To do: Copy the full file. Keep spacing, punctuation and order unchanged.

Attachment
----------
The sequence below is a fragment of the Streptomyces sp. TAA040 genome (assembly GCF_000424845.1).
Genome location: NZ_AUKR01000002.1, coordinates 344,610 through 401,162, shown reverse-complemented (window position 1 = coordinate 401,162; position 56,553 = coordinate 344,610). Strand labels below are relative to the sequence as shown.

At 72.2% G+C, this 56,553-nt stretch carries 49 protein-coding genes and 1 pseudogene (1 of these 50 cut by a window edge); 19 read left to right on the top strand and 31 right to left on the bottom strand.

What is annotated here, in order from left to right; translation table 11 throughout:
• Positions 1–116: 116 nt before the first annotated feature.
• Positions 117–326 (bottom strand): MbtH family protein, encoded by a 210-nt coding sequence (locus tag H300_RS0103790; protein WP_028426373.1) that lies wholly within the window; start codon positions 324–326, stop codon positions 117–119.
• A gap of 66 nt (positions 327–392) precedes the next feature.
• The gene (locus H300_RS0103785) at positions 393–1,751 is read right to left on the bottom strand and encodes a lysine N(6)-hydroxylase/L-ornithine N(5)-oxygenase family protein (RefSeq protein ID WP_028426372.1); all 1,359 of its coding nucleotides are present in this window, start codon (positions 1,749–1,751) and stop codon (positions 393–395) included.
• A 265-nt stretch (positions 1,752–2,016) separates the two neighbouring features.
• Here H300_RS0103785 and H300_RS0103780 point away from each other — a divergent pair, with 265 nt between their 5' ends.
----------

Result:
The sequence below is a fragment of the Streptomyces sp. TAA040 genome (assembly GCF_000424845.1).
Genome location: NZ_AUKR01000002.1, coordinates 344,610 through 401,162, shown reverse-complemented (window position 1 = coordinate 401,162; position 56,553 = coordinate 344,610). Strand labels below are relative to the sequence as shown.

At 72.2% G+C, this 56,553-nt stretch carries 49 protein-coding genes and 1 pseudogene (1 of these 50 cut by a window edge); 19 read left to right on the top strand and 31 right to left on the bottom strand.

What is annotated here, in order from left to right; translation table 11 throughout:
• Positions 1–116: 116 nt before the first annotated feature.
• Positions 117–326 (bottom strand): MbtH family protein, encoded by a 210-nt coding sequence (locus tag H300_RS0103790; protein WP_028426373.1) that lies wholly within the window; start codon positions 324–326, stop codon positions 117–119.
• A gap of 66 nt (positions 327–392) precedes the next feature.
• The gene (locus H300_RS0103785) at positions 393–1,751 is read right to left on the bottom strand and encodes a lysine N(6)-hydroxylase/L-ornithine N(5)-oxygenase family protein (RefSeq protein ID WP_028426372.1); all 1,359 of its coding nucleotides are present in this window, start codon (positions 1,749–1,751) and stop codon (positions 393–395) included.
• A 265-nt stretch (positions 1,752–2,016) separates the two neighbouring features.
• Here H300_RS0103785 and H300_RS0103780 point away from each other — a divergent pair, with 265 nt between their 5' ends.